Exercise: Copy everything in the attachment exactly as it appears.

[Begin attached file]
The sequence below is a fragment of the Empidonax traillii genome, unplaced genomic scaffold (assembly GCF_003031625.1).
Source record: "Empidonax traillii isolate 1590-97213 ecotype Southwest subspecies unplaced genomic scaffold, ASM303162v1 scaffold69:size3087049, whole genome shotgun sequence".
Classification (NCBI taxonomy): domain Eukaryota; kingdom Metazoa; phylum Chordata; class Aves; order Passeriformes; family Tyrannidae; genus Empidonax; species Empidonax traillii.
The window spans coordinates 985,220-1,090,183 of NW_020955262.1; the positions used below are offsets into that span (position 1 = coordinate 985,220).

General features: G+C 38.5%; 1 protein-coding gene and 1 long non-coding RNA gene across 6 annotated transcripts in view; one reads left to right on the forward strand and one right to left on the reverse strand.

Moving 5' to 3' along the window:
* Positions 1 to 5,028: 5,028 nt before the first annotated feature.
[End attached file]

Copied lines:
The sequence below is a fragment of the Empidonax traillii genome, unplaced genomic scaffold (assembly GCF_003031625.1).
Source record: "Empidonax traillii isolate 1590-97213 ecotype Southwest subspecies unplaced genomic scaffold, ASM303162v1 scaffold69:size3087049, whole genome shotgun sequence".
Classification (NCBI taxonomy): domain Eukaryota; kingdom Metazoa; phylum Chordata; class Aves; order Passeriformes; family Tyrannidae; genus Empidonax; species Empidonax traillii.
The window spans coordinates 985,220-1,090,183 of NW_020955262.1; the positions used below are offsets into that span (position 1 = coordinate 985,220).

General features: G+C 38.5%; 1 protein-coding gene and 1 long non-coding RNA gene across 6 annotated transcripts in view; one reads left to right on the forward strand and one right to left on the reverse strand.

Moving 5' to 3' along the window:
* Positions 1 to 5,028: 5,028 nt before the first annotated feature.